For National Women in Engineering Day this year we have asked the newest member of our Technical Support team, Jackie Marsh, to tell us about her role here at Crowcon and her views on the importance of encouraging more women to get into engineering.
When was the first time you realised you wanted to become an engineer?
I was first inspired by my father who was a helicopter engineer in the fleet-air-arm, and later a Tool-Maker. I used to watch him take things apart and go to work with him on a Saturday morning. I probably realised during the last couple of years at high school as I was always interested in science and liked to understand how things work – this was further encouraged by a forward thinking high school teacher.
I took the apprenticeship route to an engineering qualification. This involved a 4 year placement with a manufacturing company, including day release (and night school!) at Thames Valley University, leading to NVQ Level 4 Engineering (Electronics Technician) and specialism in H.N.C. Electronics. I spent the first year of my apprenticeship at a training centre where there were only 2 girls out of around 100 apprentices!
During my final year as an apprentice, I spent some time in development, mainly software, before becoming Quality Control engineer at a company that manufactured military communications equipment. My next role was Senior engineer for a Telecoms consultancy/UKAS test laboratory, where I handled product approvals, so this job involved a nice amount of European travel.
I left engineering to spend time with my 3 daughters and also ran a small business from home. As the girls got older, I decided to rejoin the engineering workforce because, I have always enjoyed the challenge and didn’t want my skills and experience to go to waste.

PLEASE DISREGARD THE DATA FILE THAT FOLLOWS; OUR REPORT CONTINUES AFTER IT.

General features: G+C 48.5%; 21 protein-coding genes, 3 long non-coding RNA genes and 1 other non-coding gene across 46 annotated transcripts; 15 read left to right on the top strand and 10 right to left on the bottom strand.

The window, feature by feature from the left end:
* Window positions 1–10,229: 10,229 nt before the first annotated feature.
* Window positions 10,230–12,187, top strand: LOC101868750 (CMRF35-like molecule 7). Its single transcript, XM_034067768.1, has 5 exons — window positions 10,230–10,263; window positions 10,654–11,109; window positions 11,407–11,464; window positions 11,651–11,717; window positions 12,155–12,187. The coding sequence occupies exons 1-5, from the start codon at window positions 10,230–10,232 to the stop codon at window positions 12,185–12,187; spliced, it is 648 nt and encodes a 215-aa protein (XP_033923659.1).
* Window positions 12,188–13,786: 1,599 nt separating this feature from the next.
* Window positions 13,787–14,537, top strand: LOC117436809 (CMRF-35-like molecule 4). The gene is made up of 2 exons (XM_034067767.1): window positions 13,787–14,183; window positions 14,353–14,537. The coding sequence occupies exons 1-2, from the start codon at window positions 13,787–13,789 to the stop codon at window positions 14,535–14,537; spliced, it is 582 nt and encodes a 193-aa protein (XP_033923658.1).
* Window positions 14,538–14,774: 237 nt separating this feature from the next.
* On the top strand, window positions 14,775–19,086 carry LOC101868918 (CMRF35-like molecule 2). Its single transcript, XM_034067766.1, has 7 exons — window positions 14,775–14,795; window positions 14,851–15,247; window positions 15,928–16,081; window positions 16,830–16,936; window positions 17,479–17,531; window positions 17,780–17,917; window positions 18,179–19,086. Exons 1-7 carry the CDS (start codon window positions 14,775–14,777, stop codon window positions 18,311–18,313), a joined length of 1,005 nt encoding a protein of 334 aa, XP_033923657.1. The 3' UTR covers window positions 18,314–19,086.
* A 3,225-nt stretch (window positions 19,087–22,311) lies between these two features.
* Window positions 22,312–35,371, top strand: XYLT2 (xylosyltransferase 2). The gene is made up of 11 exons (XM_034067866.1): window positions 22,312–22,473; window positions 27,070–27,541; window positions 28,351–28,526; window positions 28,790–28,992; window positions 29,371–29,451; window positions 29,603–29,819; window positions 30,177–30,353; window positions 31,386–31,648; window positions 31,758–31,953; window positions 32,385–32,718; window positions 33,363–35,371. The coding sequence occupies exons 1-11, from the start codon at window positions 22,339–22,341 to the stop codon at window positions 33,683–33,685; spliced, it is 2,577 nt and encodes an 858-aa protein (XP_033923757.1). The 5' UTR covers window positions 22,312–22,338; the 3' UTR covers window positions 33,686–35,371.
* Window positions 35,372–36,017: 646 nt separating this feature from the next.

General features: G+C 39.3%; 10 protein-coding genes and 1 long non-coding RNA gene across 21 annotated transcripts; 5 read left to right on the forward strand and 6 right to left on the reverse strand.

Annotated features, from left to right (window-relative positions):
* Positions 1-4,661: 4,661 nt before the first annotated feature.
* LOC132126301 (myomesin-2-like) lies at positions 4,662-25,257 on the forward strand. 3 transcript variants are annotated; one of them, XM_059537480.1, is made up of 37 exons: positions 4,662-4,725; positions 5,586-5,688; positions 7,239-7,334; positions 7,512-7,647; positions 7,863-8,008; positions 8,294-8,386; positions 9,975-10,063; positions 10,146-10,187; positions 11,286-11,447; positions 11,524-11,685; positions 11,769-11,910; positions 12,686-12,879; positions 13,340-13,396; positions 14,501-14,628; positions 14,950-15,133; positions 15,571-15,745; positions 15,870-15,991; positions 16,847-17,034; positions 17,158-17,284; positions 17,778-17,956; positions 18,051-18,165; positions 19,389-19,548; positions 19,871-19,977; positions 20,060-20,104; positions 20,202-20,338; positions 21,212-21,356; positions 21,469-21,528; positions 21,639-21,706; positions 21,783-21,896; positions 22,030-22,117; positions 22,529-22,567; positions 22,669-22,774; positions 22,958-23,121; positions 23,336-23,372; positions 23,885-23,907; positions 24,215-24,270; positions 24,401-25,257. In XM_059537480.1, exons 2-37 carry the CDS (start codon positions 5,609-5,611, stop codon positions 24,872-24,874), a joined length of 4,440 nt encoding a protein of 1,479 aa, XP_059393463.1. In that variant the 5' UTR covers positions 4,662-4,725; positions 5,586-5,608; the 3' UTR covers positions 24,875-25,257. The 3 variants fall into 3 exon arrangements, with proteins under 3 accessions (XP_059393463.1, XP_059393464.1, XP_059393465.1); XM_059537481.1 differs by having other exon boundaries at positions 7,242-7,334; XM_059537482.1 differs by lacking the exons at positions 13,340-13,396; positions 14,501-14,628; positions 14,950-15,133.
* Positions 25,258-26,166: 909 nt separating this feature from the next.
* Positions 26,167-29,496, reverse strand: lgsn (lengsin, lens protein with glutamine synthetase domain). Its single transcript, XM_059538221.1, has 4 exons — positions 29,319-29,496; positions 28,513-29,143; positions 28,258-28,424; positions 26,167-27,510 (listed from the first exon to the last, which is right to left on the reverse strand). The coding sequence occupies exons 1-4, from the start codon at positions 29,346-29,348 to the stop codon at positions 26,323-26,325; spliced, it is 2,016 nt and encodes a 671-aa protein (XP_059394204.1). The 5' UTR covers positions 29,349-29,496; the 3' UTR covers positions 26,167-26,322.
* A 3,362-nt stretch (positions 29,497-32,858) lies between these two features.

Tell us about what you do. What does your day-to-day look like?
I recently started at Crowcon as a Technical Support Engineer. This key role bridges the technical and commercial aspects of the business, supporting the international sales teams and customers with technical queries about the operation, application and installation of existing and superseded products.
What’s the most difficult part of your job?
The most challenging aspect is the wide range of products we work with, we can be asked detailed questions about any of our current or past product range.
What do you like most about your job?
The satisfaction of solving a problem and helping people move forwards.
Was it difficult for you, especially as a woman, to go into engineering?
Not in the sense of opportunities, they have always been there, though I do wonder whether being a woman has made it more difficult for me to get back into engineering after my career break. Throughout my career, it has been common for me to be the only woman in a department (or classroom) of men, and on the odd occasion, had people asking to speak to someone technical when a woman answers the phone to them! But these are the sorts of challenges I thrive on.
Why is it important for women to pursue careers in engineering?
I think anyone should be able to pursue a career which they enjoy and are interested in. Girls are performing well in science and maths at school; they should be encouraged to build upon these successes.
Why do you think the percentage of women in engineering is so small?
I think it is perhaps a cultural thing. In the UK, historically, we just don’t have the female role models. When I visited a test-lab in Spain some years ago they had lots of female engineers and technicians. I think we, as women and employers in engineering, need to reach out to young girls today to inspire them.
What advice do you have for women students who are considering the profession or women currently working in engineering?
Go for it!
We are now recruiting for 2 new Engineering apprentices and a Business support apprentice to join us from September. Visit our Careers page to find out more about how we develop all our employees and apply.